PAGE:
The coil tests 5.5 ohms resistance and should only be around 1 ohm as well. Is the coil clapped out as well? I'm headed to the parts store tomorrow to get a new coil and check the resistance on it. I'm not sold on the coil being bad because it was just fine when I shut it off 2 months ago.
So, friends, Romans, electronic gurus, lend me your ear, and some advice. At this stage of the game, I just want the sucker to run.
Signed,
No spark mofo.
 

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Hey Pale.....

All I know is that when I went to electronic ignition Summit sent the wrong coil!! The one they sent had 2.5 ohms internal resistance and the system called for one with <1 ohm!!! They said that the higher resistance would eventually burn the module up??!! Maybe you high resistance coil has toasted your module??

Also, my system calls for a straight 12 volt source....NO BALLAST!! You may not have enough "juice" to fire it?? Try running straight 12 volts to it and see what happens.

Good Luck,
Cobrajack
 

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Troy, the ballast resistor on a Ford is a wire. The exact color of the wire may very. I can look @ some of the manuals I have @ home to try to identify it for you. As much work as you have recently done on this car it is very possible the wire was damaged. They can be replaced with wire from Napa etc.
or replaced with a ballast and regular wire. I think on my older cars the wire is red. I'll check tonight. It may be broken internally near the connections.
 

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Scott, if your manuals show some detail it would be appreciated. I'll talk to my parts man and see if he can identify it and give me a replacement.
 

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Troy, Iam looking @ the only Chilton's that I have for a Duraspark 2. In their troubleshooting guide they show a diagram of the system. The thing has no color chart,but does show the ballast wire. It comes from the back of the ignition switch. It is bypassed in "start" and "run" positions. This means that it joins with the red ignition wire before the red wire enters the module. They have illustrated a "terminal" connector before the wire continues into a "block" type connector. The wire can be removed to be tested or replaced. I can find no specs of what the proper resistance should be. The first thing would be to find it and test to see if it has continuity. I will check Dr.Jacobs guide to ignitions to see if that sheds more light on this.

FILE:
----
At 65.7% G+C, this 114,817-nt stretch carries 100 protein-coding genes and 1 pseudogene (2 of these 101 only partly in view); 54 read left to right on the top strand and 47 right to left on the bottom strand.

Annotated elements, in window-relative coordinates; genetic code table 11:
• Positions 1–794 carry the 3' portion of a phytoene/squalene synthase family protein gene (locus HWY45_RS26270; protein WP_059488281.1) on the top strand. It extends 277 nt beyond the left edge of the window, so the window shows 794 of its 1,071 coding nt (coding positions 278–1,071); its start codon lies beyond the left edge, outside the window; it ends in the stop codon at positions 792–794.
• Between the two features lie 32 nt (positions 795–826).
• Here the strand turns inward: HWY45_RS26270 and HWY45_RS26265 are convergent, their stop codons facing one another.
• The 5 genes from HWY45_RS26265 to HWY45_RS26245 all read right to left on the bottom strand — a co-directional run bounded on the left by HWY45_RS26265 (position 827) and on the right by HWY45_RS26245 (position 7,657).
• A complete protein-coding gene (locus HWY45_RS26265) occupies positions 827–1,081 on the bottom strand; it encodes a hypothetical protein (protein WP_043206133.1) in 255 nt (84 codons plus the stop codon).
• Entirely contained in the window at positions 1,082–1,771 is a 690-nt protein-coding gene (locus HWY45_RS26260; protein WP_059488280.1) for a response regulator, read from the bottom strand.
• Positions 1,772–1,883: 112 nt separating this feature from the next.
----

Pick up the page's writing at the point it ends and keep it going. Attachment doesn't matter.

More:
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I just got out the Jacob's book. I don't find a section pertaining to finding the wire. If you call them @ 1-800-627-8800 or 1-800-626-8800, i'm sure they can be more help than I. Good Luck!, and let us know what you find.
 

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It's alive!!!!!!!!!!!! I broke it in for approximately 15 minutes at 2000-2500 rpm. I let it come down on idle and it sounds really good out the pipe. No miss, no lifter ticking noises!!!! There's always a but though. I've got a rubbing noise coming from the driver's valve cover. I put some cheapo chrome valve covers in during this cam thing and I think the baffle is rubbing. Plus I shimmed a few rockers to get proper preload so some retorquing might not hurt. I'll pull a valve cover some time this weekend.
The electrical problems were so simple I can't believe it. After double, triple, and quadruple checking everything it showed up. The Chilton manual shows the two hot wires to the dizzy on the catty-corner sides of the plug. They had the colors right, but on a 26 year old car, black and purple look damn near the same. So, that's how I soldered up my wires. Well, the book's picture was misleading and wrong. I had one hot and one ground going to the dizzy where I should have had hot/hot. I changed it around and the motor fired on the first crank. Pictures are great, but common sense never hurts.

Now when I figure out this rub thing under the valve cover I'll be happy. One things for sure, it's not a lifter tap, I know what that sounds like!